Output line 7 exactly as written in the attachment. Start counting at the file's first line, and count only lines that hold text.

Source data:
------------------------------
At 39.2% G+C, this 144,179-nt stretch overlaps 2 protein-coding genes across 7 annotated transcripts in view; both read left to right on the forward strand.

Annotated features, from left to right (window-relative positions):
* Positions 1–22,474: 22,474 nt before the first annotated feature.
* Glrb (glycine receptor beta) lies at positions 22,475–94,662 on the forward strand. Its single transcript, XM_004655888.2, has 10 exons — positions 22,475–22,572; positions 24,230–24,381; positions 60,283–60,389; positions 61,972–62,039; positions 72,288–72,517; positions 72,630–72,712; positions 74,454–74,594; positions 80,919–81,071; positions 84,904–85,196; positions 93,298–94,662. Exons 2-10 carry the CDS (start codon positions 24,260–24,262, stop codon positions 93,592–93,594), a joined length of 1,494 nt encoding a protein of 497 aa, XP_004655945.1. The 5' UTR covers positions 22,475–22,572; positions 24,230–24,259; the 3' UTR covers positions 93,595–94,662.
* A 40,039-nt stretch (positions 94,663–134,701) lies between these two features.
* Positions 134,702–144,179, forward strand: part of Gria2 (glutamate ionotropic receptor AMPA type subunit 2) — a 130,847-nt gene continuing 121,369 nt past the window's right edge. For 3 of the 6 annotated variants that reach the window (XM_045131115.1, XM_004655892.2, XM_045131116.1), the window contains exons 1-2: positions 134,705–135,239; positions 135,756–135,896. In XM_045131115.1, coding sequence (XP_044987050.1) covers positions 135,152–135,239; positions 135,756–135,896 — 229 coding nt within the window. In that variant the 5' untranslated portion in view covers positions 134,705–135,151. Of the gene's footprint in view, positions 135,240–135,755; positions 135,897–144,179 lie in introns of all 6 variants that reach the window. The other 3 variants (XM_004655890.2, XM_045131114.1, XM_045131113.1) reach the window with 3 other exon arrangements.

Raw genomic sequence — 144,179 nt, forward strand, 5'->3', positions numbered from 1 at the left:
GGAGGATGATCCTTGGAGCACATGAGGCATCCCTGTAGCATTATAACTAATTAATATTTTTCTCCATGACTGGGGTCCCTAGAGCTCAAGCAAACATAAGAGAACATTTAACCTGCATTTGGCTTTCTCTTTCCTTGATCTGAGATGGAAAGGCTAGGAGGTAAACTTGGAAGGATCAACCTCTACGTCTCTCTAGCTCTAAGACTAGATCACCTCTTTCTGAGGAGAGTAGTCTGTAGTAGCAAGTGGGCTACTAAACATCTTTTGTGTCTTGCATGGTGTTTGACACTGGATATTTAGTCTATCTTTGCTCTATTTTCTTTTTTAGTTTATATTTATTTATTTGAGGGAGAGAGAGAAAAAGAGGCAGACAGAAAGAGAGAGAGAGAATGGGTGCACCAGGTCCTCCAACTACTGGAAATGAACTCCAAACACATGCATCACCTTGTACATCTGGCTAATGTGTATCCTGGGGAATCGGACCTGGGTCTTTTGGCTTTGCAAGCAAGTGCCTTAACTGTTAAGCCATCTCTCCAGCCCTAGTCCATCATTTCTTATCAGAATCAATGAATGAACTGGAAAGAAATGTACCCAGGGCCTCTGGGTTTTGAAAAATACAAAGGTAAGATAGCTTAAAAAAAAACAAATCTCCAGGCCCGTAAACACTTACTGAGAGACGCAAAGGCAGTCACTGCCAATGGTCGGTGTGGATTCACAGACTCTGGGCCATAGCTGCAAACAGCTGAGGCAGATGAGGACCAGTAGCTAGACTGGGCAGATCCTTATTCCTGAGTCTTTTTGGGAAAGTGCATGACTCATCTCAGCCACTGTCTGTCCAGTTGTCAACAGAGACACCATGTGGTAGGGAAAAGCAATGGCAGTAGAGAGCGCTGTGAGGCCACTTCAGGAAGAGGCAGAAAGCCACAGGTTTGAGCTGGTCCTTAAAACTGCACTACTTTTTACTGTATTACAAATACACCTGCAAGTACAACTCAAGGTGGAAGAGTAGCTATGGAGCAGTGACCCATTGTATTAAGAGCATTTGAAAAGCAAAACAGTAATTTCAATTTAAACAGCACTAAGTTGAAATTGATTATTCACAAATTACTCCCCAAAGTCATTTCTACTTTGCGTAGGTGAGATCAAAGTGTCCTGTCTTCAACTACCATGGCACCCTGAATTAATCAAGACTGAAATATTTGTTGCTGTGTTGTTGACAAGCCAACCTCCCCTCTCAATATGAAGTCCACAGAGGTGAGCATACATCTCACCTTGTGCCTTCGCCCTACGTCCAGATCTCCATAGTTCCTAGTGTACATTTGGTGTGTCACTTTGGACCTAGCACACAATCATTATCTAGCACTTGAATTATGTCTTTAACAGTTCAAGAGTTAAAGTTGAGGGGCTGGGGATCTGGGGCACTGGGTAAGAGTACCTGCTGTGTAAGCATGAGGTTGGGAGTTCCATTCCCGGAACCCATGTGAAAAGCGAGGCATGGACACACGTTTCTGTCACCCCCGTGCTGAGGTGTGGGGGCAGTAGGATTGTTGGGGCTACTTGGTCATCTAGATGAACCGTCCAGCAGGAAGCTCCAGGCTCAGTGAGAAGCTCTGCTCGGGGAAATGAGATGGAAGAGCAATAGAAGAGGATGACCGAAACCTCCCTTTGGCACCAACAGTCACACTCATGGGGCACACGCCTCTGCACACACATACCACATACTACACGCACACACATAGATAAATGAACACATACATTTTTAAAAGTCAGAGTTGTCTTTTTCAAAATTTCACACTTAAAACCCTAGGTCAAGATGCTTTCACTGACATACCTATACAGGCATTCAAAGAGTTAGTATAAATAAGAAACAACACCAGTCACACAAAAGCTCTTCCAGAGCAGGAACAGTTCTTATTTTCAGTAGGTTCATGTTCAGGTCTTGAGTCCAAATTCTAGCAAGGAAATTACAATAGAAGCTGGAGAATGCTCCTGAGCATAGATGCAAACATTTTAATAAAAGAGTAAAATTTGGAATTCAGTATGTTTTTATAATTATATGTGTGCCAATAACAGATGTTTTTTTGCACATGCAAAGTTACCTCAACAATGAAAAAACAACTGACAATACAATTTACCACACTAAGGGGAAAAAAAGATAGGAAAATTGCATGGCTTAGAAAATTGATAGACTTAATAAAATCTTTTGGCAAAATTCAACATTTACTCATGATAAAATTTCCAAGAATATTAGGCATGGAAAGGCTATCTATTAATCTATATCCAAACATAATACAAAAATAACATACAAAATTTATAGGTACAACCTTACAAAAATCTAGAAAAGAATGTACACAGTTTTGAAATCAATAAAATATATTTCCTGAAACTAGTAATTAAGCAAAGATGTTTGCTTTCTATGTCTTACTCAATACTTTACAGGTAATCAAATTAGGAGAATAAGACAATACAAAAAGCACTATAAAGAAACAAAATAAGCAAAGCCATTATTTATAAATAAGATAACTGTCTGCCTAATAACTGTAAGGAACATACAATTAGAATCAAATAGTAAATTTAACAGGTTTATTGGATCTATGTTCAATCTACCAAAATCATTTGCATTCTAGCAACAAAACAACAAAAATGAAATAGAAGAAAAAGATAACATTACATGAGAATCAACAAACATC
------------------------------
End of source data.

Raw genomic sequence — 144,179 nt, forward strand, 5'->3', positions numbered from 1 at the left: